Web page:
• Proper building envelope design, component detailing, and wall system performance are critical in a durable, energy efficient building. One of the key aspects of achieving a highly efficient and durable building is the ability to protect the building from unwanted air and water infiltration. This course reviews the necessity and benefits of air, vapor, and moisture barriers, how moisture makes its way into the building envelope, the negative impact it can have on the structure, and different design options to control air leakage and moisture movement to ensure a high performance building.

     This course is part of one or more "Course Collections". Click here to view the details...


  • Manufacturing companies are seeing an increased demand for product transparency. This course discusses what sustainability and Design for Environment are, how transparency documents are created, how they contribute to green building certification, and how investing in sustainability can produce process and operational efficiencies that benefit people, planet, and business.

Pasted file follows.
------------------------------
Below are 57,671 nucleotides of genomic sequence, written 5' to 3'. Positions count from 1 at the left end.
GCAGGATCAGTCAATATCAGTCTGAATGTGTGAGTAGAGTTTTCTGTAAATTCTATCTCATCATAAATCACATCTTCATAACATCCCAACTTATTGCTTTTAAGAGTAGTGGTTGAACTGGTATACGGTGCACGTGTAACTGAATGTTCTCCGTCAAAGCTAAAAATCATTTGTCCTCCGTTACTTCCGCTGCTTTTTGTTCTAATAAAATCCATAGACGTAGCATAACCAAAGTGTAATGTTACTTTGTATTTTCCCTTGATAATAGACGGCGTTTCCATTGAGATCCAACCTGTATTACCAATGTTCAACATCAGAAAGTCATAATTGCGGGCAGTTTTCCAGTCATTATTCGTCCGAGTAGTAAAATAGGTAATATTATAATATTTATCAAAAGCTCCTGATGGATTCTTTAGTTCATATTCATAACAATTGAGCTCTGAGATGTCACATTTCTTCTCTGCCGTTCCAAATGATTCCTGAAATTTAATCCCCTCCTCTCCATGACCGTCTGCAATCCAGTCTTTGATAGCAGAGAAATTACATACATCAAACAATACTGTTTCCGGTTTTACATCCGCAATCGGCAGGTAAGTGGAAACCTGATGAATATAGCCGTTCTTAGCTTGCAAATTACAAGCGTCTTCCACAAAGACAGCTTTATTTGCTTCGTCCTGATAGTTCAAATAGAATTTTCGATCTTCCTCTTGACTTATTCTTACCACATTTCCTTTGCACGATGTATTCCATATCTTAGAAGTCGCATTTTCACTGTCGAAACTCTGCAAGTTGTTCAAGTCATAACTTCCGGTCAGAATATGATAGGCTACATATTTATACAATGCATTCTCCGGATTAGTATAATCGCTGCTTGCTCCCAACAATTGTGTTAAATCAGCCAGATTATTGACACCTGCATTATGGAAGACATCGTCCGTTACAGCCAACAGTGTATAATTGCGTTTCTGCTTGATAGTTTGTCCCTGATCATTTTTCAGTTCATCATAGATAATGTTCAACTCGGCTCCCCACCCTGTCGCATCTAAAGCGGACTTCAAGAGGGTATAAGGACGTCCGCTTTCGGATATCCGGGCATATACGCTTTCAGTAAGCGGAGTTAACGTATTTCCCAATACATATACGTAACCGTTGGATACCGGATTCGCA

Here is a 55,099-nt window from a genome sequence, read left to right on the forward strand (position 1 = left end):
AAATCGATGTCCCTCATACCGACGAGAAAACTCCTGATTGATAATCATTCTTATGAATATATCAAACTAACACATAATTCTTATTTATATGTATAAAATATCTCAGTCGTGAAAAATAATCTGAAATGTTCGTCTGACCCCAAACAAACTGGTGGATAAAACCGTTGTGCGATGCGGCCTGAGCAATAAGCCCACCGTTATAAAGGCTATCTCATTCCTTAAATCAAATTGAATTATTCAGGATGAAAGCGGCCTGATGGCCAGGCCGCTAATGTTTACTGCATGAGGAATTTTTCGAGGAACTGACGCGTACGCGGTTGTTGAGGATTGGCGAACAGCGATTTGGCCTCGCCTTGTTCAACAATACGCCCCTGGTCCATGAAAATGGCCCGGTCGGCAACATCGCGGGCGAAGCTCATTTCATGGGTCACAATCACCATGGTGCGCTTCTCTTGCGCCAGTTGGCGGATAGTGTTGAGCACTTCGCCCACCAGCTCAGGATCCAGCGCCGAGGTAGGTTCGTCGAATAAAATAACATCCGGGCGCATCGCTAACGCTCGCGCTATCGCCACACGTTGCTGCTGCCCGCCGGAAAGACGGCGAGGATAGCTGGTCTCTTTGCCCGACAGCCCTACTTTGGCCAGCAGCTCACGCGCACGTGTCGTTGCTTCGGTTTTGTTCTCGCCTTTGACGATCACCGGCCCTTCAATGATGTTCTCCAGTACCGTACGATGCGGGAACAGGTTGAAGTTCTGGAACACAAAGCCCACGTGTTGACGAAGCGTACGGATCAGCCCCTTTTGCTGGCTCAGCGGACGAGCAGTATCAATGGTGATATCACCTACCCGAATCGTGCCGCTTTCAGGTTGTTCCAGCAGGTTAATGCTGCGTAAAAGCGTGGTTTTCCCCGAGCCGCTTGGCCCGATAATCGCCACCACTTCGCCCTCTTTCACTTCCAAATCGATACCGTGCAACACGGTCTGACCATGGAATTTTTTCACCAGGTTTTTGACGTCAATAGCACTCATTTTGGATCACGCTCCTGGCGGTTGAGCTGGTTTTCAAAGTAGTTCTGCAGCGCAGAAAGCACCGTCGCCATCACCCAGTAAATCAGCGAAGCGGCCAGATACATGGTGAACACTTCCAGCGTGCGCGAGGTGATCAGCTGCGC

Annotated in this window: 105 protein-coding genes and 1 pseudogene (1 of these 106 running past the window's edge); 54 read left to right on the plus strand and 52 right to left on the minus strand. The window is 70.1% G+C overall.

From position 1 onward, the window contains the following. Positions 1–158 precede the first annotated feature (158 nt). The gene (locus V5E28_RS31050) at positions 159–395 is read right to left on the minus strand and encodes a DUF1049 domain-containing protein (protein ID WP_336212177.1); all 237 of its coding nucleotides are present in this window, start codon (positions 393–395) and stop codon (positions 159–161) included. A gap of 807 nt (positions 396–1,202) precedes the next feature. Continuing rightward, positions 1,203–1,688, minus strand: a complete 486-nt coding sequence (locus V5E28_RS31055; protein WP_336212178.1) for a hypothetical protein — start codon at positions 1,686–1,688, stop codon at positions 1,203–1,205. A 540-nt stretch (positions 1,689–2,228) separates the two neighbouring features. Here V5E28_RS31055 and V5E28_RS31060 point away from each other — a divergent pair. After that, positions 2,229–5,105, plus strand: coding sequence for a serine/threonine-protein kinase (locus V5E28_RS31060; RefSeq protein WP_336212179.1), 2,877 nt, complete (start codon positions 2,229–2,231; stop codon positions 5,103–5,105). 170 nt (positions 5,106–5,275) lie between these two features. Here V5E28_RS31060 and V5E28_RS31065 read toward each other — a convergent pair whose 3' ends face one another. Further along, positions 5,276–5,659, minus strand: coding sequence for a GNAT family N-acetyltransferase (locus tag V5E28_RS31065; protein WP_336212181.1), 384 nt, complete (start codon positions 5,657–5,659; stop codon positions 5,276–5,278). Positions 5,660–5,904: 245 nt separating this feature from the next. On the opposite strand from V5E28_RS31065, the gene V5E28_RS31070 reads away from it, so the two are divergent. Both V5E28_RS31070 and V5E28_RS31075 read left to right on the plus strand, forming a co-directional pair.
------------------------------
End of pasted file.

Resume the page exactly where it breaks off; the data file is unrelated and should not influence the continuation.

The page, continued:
This course is part of one or more "Course Collections". Click here to view the details...


  • The materials we use have a significant impact on the environment, our communities, and our health. Consequently, material transparency—wherein manufacturers disclose vital sustainability information about their products—is an increasingly necessary element of modern life. This course examines the tools and resources that are available for both manufacturers and the A&D community that effectively communicate transparency information and optimization of building products. Also reviewed are the benefits of the new-generation insulated metal panels (IMPs) designed to achieve a trusted range of health and wellness certifications.